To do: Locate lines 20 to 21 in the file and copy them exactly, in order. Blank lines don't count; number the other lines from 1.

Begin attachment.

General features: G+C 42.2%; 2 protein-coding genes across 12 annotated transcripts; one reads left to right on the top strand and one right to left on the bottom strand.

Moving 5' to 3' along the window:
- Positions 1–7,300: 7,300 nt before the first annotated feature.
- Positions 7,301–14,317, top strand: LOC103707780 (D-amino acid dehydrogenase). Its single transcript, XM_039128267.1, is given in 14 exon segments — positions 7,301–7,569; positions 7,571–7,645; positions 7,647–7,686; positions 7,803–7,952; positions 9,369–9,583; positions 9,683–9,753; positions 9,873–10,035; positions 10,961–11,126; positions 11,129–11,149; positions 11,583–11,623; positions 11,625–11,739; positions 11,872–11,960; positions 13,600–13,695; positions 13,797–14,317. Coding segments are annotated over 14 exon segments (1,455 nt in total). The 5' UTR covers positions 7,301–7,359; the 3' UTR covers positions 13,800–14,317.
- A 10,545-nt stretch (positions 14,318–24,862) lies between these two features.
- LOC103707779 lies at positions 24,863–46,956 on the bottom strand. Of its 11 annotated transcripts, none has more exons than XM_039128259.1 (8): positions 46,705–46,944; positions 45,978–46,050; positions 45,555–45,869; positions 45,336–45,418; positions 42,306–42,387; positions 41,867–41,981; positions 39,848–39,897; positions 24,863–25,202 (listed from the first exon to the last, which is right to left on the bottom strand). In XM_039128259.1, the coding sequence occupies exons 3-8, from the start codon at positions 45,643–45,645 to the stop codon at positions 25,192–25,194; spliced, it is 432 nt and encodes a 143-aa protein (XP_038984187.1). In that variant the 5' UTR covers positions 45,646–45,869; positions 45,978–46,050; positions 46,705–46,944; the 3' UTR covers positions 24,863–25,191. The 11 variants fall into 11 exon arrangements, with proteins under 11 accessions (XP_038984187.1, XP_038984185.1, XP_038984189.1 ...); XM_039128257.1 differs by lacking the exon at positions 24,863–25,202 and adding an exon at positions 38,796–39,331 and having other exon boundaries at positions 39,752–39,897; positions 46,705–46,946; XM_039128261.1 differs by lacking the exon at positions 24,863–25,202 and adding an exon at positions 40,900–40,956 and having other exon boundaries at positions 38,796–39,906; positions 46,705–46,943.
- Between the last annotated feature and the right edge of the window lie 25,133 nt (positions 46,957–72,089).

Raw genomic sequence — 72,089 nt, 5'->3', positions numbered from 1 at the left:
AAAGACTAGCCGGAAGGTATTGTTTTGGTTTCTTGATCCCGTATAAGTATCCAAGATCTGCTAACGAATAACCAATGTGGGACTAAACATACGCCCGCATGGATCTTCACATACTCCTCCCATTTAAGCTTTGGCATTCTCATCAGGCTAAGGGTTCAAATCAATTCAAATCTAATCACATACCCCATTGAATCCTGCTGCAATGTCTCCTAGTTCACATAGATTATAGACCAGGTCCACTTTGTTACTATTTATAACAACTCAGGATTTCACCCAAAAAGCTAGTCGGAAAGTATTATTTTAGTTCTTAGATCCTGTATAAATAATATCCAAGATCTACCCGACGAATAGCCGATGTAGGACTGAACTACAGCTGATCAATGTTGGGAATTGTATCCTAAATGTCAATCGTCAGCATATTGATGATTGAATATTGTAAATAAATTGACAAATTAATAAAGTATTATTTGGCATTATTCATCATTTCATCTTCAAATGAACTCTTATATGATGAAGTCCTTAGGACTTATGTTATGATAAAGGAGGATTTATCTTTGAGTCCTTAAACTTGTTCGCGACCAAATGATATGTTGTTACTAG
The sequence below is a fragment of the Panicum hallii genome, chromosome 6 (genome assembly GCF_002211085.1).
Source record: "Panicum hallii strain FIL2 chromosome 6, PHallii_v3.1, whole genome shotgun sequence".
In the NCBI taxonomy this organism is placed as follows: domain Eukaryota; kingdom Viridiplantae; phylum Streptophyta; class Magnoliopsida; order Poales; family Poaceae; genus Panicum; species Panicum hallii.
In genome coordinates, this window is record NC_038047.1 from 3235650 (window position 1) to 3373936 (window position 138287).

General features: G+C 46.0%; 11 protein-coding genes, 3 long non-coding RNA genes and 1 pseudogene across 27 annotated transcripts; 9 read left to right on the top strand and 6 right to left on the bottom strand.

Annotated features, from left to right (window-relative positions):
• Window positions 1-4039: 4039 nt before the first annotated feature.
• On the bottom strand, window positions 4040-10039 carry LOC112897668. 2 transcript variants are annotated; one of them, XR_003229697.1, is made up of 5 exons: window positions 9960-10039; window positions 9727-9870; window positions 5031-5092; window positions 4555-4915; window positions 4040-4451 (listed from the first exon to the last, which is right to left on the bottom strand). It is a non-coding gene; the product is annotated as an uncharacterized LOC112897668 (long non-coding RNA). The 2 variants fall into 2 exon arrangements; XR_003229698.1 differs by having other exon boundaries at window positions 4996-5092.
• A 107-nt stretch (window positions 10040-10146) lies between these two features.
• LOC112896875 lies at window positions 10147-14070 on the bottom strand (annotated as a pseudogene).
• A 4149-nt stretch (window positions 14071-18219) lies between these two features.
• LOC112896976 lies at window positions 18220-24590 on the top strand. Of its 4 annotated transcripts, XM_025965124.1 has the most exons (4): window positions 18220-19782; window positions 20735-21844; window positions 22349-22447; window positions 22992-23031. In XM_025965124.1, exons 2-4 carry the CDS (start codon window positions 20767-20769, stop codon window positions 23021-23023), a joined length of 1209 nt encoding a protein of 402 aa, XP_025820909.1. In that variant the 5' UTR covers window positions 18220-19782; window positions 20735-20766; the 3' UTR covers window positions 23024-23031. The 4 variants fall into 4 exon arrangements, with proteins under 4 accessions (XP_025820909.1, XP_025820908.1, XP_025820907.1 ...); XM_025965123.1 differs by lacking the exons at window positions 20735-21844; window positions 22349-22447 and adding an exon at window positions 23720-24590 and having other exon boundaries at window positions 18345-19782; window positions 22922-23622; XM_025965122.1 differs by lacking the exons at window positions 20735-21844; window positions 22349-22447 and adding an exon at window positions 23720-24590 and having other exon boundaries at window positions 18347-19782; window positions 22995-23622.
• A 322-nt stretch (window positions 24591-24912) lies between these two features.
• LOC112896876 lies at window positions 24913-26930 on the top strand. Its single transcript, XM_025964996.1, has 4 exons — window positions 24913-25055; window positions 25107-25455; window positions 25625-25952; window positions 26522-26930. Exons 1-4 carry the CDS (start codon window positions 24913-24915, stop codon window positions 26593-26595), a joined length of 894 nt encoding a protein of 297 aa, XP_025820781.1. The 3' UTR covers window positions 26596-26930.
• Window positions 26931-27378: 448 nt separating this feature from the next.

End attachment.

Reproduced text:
• A 4149-nt stretch (window positions 14071-18219) lies between these two features.
• LOC112896976 lies at window positions 18220-24590 on the top strand. Of its 4 annotated transcripts, XM_025965124.1 has the most exons (4): window positions 18220-19782; window positions 20735-21844; window positions 22349-22447; window positions 22992-23031. In XM_025965124.1, exons 2-4 carry the CDS (start codon window positions 20767-20769, stop codon window positions 23021-23023), a joined length of 1209 nt encoding a protein of 402 aa, XP_025820909.1. In that variant the 5' UTR covers window positions 18220-19782; window positions 20735-20766; the 3' UTR covers window positions 23024-23031. The 4 variants fall into 4 exon arrangements, with proteins under 4 accessions (XP_025820909.1, XP_025820908.1, XP_025820907.1 ...); XM_025965123.1 differs by lacking the exons at window positions 20735-21844; window positions 22349-22447 and adding an exon at window positions 23720-24590 and having other exon boundaries at window positions 18345-19782; window positions 22922-23622; XM_025965122.1 differs by lacking the exons at window positions 20735-21844; window positions 22349-22447 and adding an exon at window positions 23720-24590 and having other exon boundaries at window positions 18347-19782; window positions 22995-23622.